Reply
  12. Grand Mouse

    #2 – showing up would definitely be seen as escalation. The hiring manager is already concerned about her safety and you showing up would further prove those concerns.

    Reply
    1. jhhj

      I worked for [search engine company] and we ALL used google to find info, not [search engine we worked on].

      Reply
  13. Chocolate Teapot

    4. I have been taken to lunch by former bosses and whilst it tends to be Cheap n’ Cheerful lunch place near the office rather than Chez Posh, my boss has paid the bill. I would thank them at the end of the meal, then perhaps send a follow up email saying it was nice to see them. If I had found an article in the local business magazine that might be of interest, I would forward it to them as well.

    Reply
    1. Anon2

      Yes, I am also so curious about what OP did/said that caused the reaction of ‘we’ll call the police if you contact us again’. Seems so drastic without all the details.

      Reply
      1. Nico M

        #2 It is possible that the OP is only everyday wrong and its the company thats the truly mad one by spectacularly overreacting?.

        What “dream jobs” really get put on craigslist?

        Reply
        1. Honeybee

          I was thinking the same thing. It’s possible the OP managed to find out who the hiring manager was through the Internet and reached out to her in a mostly appropriate way, but the company freaked for whatever reason and threatened legal action because they don’t think people are supposed to do that. Or something.

          Reply
          1. Katie the Fed

            “It’s possible the OP managed to find out who the hiring manager was through the Internet and reached out to her in a mostly appropriate way,”

            That’s NOT mostly appropriate!! Circumventing a company’s established hiring processes is inappropriate! And I’m guessing it went well beyond a single email for them to threaten to get police involved. The fact that OP thought that crucial detail was a “side note” tells me the OP doesn’t have the best judgment.

            Reply
            1. some1

              And even if the company overreacted (which I don’t believe), why would you take that as a sign that this is a place you want to work?

              Reply
            2. Allison

              Agreed, companies that have an application process in place generally want candidates to stick to that process. They’re not looking to see who has the gumption to go rogue and get themselves on the express route to employment.

              Reply
            3. Case of the Mondays

              “circumventing a company’s established hiring process” is exactly what career services told us to do. I agree that the OP here has to back off even if he/she was right. However, the advice I got in both undergrad and law school is to do some research on the company, find the hiring person’s name, send the stuff to them. Even better, find a contact in the company you know to personally hand in your stuff to the hiring manager. Don’t just use the online application system and don’t just put dear hiring manager. We were told “dear hiring manager” looks lazy and it doesn’t take much work to find out the hiring managers name. Add that to the list of BAD ADVICE grads are getting.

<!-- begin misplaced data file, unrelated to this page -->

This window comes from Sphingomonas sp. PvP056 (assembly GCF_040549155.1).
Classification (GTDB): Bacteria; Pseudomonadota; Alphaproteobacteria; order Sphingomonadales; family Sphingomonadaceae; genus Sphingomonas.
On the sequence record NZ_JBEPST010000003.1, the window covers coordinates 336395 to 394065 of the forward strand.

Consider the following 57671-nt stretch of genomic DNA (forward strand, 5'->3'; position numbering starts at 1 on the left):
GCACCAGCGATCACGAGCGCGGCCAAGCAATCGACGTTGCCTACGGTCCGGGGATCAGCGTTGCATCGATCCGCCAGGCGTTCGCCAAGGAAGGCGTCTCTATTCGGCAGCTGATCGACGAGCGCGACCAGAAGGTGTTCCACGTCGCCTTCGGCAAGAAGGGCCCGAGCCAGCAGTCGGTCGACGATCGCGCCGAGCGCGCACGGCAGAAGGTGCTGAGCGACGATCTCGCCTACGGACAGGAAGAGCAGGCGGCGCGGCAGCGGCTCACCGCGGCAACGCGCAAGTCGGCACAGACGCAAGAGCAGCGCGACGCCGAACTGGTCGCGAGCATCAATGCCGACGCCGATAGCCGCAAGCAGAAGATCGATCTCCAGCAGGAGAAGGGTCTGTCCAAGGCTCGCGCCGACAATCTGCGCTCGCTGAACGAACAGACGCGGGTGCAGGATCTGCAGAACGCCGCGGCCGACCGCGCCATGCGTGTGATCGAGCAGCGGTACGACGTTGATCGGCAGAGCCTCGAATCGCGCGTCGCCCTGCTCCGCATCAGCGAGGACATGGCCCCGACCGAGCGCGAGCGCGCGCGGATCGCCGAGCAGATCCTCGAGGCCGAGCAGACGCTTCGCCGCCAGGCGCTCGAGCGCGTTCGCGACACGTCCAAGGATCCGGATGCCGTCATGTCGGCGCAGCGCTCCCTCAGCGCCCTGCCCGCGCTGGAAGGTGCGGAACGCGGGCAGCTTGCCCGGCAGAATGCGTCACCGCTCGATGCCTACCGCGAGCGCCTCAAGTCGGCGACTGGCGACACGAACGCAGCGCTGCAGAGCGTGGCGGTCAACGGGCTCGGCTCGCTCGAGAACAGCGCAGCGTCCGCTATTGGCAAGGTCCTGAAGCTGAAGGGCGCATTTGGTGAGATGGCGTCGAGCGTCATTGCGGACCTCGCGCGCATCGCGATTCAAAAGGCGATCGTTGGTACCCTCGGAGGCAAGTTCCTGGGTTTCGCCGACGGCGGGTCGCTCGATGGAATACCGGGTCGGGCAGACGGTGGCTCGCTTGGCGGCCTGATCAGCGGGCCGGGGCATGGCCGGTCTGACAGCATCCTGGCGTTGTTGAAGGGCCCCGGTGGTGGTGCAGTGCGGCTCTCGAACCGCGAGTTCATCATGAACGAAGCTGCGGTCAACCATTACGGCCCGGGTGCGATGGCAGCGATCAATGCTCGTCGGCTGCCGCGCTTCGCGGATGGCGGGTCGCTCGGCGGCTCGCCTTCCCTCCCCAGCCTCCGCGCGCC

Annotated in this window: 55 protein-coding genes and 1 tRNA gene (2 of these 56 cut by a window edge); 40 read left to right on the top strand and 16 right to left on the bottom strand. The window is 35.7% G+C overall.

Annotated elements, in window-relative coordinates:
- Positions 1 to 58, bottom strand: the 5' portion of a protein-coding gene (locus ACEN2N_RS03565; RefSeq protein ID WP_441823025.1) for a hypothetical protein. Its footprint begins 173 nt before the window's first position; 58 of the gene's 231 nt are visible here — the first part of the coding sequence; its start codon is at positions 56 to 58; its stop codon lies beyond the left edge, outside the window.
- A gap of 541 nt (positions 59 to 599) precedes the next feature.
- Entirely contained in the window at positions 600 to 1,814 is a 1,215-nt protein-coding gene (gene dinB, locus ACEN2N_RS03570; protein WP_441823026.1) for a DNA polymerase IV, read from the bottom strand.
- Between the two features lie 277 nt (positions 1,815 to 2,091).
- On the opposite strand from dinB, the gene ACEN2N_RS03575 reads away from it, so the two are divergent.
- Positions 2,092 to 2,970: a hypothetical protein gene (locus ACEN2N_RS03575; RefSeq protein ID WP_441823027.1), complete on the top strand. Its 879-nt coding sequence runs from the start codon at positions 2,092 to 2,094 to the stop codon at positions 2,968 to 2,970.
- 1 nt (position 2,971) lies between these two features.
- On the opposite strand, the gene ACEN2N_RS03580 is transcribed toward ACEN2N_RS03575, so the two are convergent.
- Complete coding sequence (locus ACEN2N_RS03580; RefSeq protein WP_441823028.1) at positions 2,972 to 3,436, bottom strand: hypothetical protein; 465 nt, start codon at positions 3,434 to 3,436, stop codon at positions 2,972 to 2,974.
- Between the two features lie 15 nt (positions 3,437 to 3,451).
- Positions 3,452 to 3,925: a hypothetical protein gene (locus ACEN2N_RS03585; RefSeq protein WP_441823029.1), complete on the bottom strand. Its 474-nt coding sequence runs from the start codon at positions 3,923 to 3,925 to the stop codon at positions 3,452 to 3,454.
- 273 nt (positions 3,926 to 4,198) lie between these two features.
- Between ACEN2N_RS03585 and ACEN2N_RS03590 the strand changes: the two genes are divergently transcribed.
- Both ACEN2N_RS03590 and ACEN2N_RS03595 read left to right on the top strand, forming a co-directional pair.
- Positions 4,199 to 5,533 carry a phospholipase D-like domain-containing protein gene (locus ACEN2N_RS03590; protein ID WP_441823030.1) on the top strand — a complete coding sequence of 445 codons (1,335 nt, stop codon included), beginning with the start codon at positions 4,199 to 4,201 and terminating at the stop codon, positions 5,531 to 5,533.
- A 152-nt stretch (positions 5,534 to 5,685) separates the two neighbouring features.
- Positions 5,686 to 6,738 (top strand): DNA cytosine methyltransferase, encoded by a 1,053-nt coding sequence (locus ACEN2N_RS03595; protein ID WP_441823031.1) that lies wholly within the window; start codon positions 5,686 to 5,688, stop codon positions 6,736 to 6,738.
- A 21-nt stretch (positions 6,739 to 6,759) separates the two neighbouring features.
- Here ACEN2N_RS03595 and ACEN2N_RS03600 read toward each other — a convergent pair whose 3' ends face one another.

Reply
              1. One of the Sarahs

                But that’s a case of “ringing up the switchboard/looking up the online directory and finding out the hiring manager’s name”, which is not going outside established norms – that’s not, eg, starting to email them to try to change their mind after you’ve been rejected (or contacting them on their personal facebook, or whatever)

                Reply
          2. Foxtrot

            I think if that was the case, the OP would be writing in on how to save herself from damaging legal action? If I was acting, in my mind at least, perfectly rationally and someone came back threatening legal action, I would think they were crazy and stay as far away as possible. I would not be looking to work there or continue interactions. I might be interested in how *not* to get a restraining order taken out against me and hurt future background checks, but I would not contact the company again.

            Reply
        2. Marzipan

          The OP is proposing turning up at the HR manager’s office to discuss the situation, even after being told to back off, though. That seems to me to be a fair way past ‘everyday wrong’, whatever the intensity of the company’s reaction.

          Reply
            1. Katniss

              I mean, I understand why there’s a remaining stigma, but it isn’t relevant anymore. Every job I’ve had since 2008 I got through CL.

              Reply
              1. De Minimis

                Yep….have gotten several professional positions, as has my wife through CL, including jobs with state agencies, universities, non-profits…

                Reply
        3. Steve

          Even if that is true, the correct course of action is to stop interacting with the company. Either the OP#2 is crazy or the company is (or both). Either way, the relationship is too far gone for it to ever improve.

          Reply
  14. Dan

    #3

    They’re looking for a self starter / someone who takes initiative on their own.

    They don’t want someone who hides behind the wall of “but nobody told me how to do it!”